The important waterlily bowl, in silver gilt, titanium, laburnum wood and enamel, by Louis Osman, was made for Peter Jenkins in 1991 and is accompanied by the original design drawing. In 1988 Peter Jenkins retired as Clerk of the Goldsmiths’ Company after 13 years. The Company wished to give Peter a retirement gift, he suggested a piece by Louis Osman, who he had known for many years and whose work he admired. It was decided that the piece should be a mazer bowl (a medieval drinking vessel) and Louis set to work researching the history of mazer bowls and determined that the design should be “in the medieval tradition but completely contemporary in feeling” and based on a rare waterlily, found in the Bodnant Gardens in North Wales. The accompanying design shows that Louis had intended for the bowl to bear a presentation inscription - work that was never undertaken on the final piece (See Notes to Editors for biography).
Jewellery specialist, Laura Smith commented: “We are delighted to be offering this exquisite bowl by renowned designer Louis Osman. This was consigned by the family of Peter Jenkins following the success, last year, when we were privileged to sell the personal archive of Osman.”
Elsewhere in the sale, Dix Noonan Webb is delighted to present a selection of lady’s watches and rings by the award winning French designer Jean Muller. A Fine Arts School graduate, the softly spoken craftsman Jean Muller began his career as a stylist for an international watchmaking group. In the 1980s, he launched the BUGATTI watch brand, independently managing this project from the initial designs right through to worldwide distribution.
For the past 15 years, Jean Muller has been discreetly cooperating with many of the great names in Swiss watchmaking and French fine jewellery creation - including Chopard, Girard Perregaux, Richard Mille, TAG HEUER ETC., and is now working in alliance with master watchmaker Bruno Saville, with workshops in Le Locle (Switzerland). A selection of pretty cocktail watches and matching rings will be offered for sale, with each piece incorporating the theme of a multi-petal flower head, the designs drawing parallels perhaps with the much loved traditional cottage garden flower, the ‘Auricula’.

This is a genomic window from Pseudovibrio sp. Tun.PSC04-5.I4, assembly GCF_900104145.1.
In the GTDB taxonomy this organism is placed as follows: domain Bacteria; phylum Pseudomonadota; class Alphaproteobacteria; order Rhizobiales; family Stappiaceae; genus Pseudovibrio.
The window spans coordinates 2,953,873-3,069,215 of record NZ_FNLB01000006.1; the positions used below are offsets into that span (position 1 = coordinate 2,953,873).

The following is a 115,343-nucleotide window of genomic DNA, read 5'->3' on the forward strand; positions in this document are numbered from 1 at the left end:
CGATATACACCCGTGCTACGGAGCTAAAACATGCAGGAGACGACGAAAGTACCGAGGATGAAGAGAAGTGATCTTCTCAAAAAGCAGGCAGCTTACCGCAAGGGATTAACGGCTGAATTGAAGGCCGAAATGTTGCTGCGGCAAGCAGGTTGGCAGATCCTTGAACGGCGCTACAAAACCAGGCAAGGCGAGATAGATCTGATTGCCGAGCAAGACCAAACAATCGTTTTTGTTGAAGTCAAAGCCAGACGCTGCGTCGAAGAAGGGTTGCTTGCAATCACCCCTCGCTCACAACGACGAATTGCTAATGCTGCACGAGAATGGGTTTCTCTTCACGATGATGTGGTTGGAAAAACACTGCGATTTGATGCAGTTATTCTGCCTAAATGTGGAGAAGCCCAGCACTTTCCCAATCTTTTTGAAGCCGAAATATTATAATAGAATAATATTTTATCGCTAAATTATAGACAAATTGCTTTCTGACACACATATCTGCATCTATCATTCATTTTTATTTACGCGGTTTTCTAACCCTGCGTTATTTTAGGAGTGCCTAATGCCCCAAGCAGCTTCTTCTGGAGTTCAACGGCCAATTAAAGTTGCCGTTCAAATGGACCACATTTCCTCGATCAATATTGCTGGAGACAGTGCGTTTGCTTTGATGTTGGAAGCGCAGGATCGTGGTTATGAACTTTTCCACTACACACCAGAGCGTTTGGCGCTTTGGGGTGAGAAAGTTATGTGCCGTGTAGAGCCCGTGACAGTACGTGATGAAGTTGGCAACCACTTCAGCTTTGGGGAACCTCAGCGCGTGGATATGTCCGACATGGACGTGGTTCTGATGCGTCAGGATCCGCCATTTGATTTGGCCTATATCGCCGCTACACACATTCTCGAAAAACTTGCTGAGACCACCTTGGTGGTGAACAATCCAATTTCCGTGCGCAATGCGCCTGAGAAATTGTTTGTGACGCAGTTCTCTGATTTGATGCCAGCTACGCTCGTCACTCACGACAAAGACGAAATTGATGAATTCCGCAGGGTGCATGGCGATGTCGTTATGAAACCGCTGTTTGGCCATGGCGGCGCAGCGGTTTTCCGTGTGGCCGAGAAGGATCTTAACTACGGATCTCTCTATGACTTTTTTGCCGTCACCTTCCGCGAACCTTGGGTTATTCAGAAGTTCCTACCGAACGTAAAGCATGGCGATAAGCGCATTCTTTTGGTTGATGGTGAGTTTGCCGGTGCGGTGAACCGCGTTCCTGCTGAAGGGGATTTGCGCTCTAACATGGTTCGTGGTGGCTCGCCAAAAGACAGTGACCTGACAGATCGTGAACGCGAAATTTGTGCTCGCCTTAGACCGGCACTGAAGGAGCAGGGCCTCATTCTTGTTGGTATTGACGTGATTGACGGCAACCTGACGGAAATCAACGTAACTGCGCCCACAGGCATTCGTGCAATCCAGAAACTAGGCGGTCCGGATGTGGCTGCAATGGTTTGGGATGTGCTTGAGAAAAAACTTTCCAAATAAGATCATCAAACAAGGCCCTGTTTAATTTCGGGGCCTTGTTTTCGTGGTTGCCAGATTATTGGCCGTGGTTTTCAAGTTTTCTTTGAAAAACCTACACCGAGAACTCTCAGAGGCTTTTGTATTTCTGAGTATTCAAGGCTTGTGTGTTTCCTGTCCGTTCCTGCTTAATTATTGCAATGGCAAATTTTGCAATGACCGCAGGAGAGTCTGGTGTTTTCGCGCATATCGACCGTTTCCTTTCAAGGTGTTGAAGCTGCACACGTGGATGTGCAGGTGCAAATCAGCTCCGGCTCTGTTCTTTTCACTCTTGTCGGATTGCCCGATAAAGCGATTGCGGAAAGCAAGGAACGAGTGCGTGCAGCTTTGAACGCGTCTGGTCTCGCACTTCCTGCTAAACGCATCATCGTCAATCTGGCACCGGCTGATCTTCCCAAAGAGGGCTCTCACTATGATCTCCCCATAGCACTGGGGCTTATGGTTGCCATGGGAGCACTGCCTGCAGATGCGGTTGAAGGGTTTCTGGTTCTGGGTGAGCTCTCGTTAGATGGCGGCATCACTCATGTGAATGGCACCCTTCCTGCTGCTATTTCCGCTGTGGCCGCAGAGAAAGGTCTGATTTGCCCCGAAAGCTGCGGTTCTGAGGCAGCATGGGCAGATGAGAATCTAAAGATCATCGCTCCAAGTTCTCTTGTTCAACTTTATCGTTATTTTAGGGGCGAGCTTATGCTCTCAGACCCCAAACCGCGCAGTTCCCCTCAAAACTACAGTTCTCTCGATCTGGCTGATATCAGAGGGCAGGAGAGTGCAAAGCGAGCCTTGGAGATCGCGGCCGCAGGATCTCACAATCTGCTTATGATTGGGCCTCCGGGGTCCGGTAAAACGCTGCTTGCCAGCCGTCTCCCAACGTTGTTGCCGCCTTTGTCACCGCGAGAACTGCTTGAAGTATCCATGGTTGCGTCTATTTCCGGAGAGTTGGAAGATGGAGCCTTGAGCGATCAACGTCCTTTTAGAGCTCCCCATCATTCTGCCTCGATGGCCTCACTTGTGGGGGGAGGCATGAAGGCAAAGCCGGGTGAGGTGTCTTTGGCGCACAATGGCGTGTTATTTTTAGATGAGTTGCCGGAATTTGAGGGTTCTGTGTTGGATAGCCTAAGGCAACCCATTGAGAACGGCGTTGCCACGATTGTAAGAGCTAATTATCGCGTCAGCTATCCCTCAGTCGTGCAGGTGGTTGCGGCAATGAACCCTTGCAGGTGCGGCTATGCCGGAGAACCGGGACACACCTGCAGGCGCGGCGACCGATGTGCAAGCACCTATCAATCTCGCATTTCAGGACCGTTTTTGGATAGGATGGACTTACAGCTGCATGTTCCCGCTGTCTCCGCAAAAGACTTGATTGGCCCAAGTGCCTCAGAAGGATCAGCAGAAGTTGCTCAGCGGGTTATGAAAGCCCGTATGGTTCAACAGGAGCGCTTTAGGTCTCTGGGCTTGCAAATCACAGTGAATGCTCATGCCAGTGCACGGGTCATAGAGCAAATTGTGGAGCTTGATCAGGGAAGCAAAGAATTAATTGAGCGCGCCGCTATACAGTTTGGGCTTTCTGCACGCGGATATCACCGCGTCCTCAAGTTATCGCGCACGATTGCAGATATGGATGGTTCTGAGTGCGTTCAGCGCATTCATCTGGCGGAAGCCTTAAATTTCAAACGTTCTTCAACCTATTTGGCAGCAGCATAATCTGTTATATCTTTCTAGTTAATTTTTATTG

Head of Jewellery, Frances Noble commented; “The watch heads are delicately fashioned in 18ct white, rose or yellow gold, diamond set, with enamelled, pearl or gem set dials, on fine black silk straps and diamond set buckle clasps. These beautifully produced watches are all unused, and in pristine condition. The accompanying rings echo the designs. With estimates ranging from £300 upwards, surely too tempting an opportunity to miss….”
Also in the sale is a 16th century gold posy ring, discovered by a metal detectorist in October 2017 and expected to fetch £1,500-£2,000. The exterior is chased with nautilus shells and six petal flower heads, the interior inscribed in Roman capitals ‘In silenc and in hope’ (sic).
As Laura Smith explains: “This unusual posy is not recorded in Joan Evan’s reference work ‘Posy rings’. It is possibly taken from the Douay-Rheims bible, Isaiah 30:15 - “For thus saith the Lord God the Holy One of Israel: If you return and be quiet, you shall be saved: in silence and in hope shall your strength be.” The Douay-Rheims Bible was an English translation of the Latin Vugate for the Catholic Church, the Old Testament being published in 1610.”
Free online bidding is available is www.dnw.co.uk.
For more information, please call 020 7016 1700
Thursday 21st March: 5pm - 7pm
Friday 22nd:: 10am - 4.30pm
Monday 25th 10am - 4.30pm
Morning of sale 10am - 1pm
Earlier viewing can be arranged by appointment.
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NEXT SALE: JEWELLERY, WATCHES AND OBJECTS OF VERTU – 18th JUNE 201
NOTES TO EDITORS:
Dix Noonan Webb – a brief history
In 1991, its first year of trading, the company held three medal auctions and sold 1,200 lots for a total hammer price of £553,000. Two years later it opened a coin department which also auctions commemorative medals and tokens and in 2015 DNW added jewellery to its sales calendar. Last year, it set up a standalone banknotes department and expanded into premises next door.